The point of
Stephen Cherry’s book is that humility is always just
beyond the grasp of those who try to attain it, and can
only truly be achieved by those who give no thought to
themselves; who have no interest in their own status.
He asks nothing of God.
In complete contrast, there is the tax-collector. He is considered to be a sinner, and he knows it! He cannot boast before God because he has nothing to boast about. He probably doesn’t do any of the things that the Pharisee does, and so in his own eyes he is worthless, therefore he prays with his head bowed and he beats his chest in torment. He knows that he is a sinner, and he asks God for mercy.
The Pharisee asks nothing of God, because he believes he has nothing to ask for. But the tax-collector asks for mercy, because that is all he needs.
Jesus completely turns upside-down our whole perception of who is, and is not, righteous. The Pharisee is righteous, but in his desire to boast about his righteousness, and in failing to see the worth in those that he considers lower than himself, he actually turns away from God’s grace and forfeits any righteousness he had. He already considers himself to be saved because of the righteous things he has done, and so paradoxically misses out on salvation, because he doesn’t think to ask for it.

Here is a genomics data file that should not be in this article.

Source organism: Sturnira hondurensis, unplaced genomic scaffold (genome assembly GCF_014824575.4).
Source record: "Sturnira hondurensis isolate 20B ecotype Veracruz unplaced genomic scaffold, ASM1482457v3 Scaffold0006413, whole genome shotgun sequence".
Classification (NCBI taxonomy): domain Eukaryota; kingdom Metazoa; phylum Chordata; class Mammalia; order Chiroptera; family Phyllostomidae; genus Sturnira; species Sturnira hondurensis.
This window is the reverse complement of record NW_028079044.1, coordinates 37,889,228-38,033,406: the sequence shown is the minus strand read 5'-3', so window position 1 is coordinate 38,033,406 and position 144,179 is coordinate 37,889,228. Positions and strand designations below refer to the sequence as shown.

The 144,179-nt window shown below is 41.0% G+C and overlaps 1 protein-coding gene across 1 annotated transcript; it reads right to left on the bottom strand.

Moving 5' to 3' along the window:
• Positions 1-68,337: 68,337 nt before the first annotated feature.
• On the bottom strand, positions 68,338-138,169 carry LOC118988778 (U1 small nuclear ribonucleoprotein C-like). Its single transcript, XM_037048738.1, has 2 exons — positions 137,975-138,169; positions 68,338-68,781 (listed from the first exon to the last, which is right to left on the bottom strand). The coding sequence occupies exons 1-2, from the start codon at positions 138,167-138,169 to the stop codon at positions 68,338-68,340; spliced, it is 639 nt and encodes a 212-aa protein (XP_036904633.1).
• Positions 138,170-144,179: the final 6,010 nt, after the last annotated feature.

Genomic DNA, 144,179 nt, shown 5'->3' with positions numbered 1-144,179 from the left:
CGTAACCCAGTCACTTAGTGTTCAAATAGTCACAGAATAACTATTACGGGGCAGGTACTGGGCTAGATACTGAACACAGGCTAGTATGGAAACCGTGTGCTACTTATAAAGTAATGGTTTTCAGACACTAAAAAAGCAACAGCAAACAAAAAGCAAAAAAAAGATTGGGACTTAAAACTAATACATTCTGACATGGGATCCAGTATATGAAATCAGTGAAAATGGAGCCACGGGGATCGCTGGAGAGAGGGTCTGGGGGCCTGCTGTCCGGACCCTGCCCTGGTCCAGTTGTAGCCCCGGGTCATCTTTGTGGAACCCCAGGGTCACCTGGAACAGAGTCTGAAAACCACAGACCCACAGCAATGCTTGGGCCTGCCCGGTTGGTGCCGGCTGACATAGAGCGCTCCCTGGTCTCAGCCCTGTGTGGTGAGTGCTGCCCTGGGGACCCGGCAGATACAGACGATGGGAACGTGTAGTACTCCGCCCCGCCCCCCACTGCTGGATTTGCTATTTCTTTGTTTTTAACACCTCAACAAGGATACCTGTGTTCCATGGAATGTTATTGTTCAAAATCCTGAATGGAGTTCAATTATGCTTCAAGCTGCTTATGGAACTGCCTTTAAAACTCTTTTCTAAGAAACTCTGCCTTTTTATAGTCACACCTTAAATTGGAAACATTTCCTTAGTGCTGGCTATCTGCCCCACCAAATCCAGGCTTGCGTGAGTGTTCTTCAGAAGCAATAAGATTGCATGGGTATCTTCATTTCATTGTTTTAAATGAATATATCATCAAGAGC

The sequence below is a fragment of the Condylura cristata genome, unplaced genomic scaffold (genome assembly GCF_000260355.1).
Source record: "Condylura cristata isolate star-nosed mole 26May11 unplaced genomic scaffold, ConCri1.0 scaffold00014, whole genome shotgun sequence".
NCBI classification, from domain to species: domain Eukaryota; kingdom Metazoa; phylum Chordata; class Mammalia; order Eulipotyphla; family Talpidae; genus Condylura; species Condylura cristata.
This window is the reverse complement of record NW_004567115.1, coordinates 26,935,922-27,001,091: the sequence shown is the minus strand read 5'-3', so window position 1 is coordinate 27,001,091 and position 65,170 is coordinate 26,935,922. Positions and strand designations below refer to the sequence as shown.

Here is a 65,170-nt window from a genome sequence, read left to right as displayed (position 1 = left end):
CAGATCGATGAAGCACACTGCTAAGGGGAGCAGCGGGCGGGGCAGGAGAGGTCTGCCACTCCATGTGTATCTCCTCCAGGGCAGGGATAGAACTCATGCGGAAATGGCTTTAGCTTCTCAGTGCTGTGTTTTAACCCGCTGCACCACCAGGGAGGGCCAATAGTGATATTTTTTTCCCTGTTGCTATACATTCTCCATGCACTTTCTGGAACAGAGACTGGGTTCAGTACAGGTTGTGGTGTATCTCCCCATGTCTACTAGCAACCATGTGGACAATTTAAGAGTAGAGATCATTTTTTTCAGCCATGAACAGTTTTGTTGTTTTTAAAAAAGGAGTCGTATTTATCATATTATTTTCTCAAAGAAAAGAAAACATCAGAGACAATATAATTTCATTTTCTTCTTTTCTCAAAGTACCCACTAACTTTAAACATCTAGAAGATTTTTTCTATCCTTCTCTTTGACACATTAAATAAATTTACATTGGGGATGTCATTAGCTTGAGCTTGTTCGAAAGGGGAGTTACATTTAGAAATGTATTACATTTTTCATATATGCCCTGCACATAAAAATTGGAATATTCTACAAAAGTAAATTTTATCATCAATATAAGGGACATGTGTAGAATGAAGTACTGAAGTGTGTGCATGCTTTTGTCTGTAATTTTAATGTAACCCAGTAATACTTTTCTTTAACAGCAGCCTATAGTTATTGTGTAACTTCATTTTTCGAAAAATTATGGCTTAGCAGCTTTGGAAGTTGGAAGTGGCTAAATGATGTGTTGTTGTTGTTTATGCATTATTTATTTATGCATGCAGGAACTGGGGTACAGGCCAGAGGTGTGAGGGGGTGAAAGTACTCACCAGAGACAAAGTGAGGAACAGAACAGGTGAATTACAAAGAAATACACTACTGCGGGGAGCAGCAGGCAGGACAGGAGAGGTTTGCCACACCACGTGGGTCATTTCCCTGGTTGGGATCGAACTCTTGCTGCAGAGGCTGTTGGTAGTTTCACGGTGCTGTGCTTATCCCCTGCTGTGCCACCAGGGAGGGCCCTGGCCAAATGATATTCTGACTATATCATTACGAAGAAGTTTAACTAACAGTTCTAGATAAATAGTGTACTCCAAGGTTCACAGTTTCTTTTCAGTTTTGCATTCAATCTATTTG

tax-collector, on the other hand, by recognising his own
failings and throwing himself on the mercy of God, opens
himself up to the abundance of God’s grace. He
humbles himself before God, and so receives the greatest
gift of all: God’s salvation through the forgiveness of
All the way through the Luke’s Gospel we are continuously told not to look at the failings of others and ignore our own failings. We must do the exact opposite. By recognising our own faults, this helps enable us to be more merciful towards the faults of others. This is what we are praying for when we say, ‘forgive us our sins, as we forgive those who sin against us’.
In our own
minds we can quickly identify similar people. Any of